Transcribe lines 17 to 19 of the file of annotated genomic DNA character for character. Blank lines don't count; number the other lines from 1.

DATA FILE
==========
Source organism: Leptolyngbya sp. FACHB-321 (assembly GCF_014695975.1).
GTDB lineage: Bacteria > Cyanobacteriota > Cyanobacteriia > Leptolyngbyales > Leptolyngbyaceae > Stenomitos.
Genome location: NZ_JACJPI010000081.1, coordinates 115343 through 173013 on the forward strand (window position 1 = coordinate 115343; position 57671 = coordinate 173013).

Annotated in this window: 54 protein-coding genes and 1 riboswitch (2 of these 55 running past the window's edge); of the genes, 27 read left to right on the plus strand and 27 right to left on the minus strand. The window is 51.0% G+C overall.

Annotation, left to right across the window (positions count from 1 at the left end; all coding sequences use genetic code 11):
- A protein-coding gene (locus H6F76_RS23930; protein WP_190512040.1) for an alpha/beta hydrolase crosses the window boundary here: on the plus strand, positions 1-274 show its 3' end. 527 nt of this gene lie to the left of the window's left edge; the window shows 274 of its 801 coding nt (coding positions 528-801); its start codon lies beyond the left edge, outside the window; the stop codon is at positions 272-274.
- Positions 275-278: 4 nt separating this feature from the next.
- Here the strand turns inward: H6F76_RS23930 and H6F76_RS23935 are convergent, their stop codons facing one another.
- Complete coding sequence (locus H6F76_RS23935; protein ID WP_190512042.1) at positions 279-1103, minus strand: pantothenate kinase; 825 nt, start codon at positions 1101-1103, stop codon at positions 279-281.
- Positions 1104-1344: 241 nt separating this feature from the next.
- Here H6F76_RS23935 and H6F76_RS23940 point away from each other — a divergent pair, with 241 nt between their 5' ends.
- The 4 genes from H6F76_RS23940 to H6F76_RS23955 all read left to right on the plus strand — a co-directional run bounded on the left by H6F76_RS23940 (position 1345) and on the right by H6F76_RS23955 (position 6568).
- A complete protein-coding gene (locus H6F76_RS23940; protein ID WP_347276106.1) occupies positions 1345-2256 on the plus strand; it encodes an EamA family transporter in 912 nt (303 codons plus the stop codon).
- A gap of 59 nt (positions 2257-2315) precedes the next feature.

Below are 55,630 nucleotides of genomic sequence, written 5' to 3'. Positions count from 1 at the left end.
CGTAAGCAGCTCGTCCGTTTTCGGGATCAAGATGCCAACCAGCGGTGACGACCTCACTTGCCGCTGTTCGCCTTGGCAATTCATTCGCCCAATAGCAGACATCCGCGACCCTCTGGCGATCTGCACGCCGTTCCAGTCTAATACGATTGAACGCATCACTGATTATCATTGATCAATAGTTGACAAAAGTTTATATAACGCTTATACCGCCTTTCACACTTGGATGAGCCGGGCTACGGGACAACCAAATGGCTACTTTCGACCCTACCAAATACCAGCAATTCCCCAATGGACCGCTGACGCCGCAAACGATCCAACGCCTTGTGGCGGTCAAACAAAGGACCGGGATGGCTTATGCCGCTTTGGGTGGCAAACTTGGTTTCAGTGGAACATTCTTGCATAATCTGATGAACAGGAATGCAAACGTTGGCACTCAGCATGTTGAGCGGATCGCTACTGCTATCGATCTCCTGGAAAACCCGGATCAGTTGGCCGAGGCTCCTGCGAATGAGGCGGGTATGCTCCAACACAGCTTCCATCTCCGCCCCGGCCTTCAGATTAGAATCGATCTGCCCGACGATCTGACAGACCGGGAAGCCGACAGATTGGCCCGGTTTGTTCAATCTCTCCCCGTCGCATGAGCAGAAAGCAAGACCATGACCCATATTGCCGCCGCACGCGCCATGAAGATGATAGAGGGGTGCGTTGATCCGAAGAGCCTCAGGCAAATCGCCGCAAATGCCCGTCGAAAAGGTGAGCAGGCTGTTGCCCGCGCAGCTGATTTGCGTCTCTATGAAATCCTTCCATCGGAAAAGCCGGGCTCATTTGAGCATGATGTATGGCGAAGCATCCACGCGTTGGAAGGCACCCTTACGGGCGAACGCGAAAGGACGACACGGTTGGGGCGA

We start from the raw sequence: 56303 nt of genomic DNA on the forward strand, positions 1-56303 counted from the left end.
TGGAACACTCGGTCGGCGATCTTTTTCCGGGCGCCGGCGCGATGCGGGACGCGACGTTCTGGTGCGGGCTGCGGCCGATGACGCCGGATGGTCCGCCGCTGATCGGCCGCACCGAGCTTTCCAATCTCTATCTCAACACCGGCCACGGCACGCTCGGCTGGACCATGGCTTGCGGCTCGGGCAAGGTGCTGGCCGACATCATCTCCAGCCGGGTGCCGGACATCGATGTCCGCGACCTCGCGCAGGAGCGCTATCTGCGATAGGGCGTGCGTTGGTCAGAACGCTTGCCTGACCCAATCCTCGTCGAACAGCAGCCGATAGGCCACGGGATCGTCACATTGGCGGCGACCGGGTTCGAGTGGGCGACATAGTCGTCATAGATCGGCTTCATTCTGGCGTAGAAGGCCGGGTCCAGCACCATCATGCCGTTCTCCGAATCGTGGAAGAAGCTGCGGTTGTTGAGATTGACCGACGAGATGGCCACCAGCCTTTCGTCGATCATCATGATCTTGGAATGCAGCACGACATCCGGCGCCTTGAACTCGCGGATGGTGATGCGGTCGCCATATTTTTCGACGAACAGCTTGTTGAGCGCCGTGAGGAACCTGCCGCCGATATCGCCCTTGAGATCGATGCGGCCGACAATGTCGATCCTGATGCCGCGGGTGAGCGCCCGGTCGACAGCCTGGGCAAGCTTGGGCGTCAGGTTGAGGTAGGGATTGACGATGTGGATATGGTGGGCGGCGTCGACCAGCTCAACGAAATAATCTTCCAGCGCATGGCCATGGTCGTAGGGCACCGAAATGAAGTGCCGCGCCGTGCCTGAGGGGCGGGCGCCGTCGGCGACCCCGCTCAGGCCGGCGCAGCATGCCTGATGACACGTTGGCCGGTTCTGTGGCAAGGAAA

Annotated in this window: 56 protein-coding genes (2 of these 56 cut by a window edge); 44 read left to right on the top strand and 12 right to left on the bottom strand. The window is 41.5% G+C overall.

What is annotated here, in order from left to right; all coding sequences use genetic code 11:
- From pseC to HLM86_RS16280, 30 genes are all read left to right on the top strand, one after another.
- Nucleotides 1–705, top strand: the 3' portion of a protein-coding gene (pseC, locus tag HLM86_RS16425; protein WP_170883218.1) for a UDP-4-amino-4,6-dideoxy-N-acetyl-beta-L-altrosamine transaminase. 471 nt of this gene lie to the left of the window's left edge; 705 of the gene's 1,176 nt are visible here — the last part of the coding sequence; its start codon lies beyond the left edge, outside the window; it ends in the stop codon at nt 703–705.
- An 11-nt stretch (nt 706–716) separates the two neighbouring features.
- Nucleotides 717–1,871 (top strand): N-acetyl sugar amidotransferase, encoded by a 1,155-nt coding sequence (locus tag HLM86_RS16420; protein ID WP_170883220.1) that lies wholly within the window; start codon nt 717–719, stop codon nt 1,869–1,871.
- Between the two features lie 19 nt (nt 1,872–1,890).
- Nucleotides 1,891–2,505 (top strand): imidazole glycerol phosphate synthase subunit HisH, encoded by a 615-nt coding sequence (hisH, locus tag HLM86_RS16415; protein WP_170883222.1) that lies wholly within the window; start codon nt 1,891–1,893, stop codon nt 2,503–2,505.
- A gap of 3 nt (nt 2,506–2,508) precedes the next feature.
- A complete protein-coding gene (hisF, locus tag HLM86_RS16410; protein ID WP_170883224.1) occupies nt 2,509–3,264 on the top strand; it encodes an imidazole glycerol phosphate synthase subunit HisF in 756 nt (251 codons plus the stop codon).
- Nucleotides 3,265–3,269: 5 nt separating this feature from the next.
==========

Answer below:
We start from the raw sequence: 56303 nt of genomic DNA on the forward strand, positions 1-56303 counted from the left end.
TGGAACACTCGGTCGGCGATCTTTTTCCGGGCGCCGGCGCGATGCGGGACGCGACGTTCTGGTGCGGGCTGCGGCCGATGACGCCGGATGGTCCGCCGCTGATCGGCCGCACCGAGCTTTCCAATCTCTATCTCAACACCGGCCACGGCACGCTCGGCTGGACCATGGCTTGCGGCTCGGGCAAGGTGCTGGCCGACATCATCTCCAGCCGGGTGCCGGACATCGATGTCCGCGACCTCGCGCAGGAGCGCTATCTGCGATAGGGCGTGCGTTGGTCAGAACGCTTGCCTGACCCAATCCTCGTCGAACAGCAGCCGATAGGCCACGGGATCGTCACATTGGCGGCGACCGGGTTCGAGTGGGCGACATAGTCGTCATAGATCGGCTTCATTCTGGCGTAGAAGGCCGGGTCCAGCACCATCATGCCGTTCTCCGAATCGTGGAAGAAGCTGCGGTTGTTGAGATTGACCGACGAGATGGCCACCAGCCTTTCGTCGATCATCATGATCTTGGAATGCAGCACGACATCCGGCGCCTTGAACTCGCGGATGGTGATGCGGTCGCCATATTTTTCGACGAACAGCTTGTTGAGCGCCGTGAGGAACCTGCCGCCGATATCGCCCTTGAGATCGATGCGGCCGACAATGTCGATCCTGATGCCGCGGGTGAGCGCCCGGTCGACAGCCTGGGCAAGCTTGGGCGTCAGGTTGAGGTAGGGATTGACGATGTGGATATGGTGGGCGGCGTCGACCAGCTCAACGAAATAATCTTCCAGCGCATGGCCATGGTCGTAGGGCACCGAAATGAAGTGCCGCGCCGTGCCTGAGGGGCGGGCGCCGTCGGCGACCCCGCTCAGGCCGGCGCAGCATGCCTGATGACACGTTGGCCGGTTCTGTGGCAAGGAAA

Annotated in this window: 56 protein-coding genes (2 of these 56 cut by a window edge); 44 read left to right on the top strand and 12 right to left on the bottom strand. The window is 41.5% G+C overall.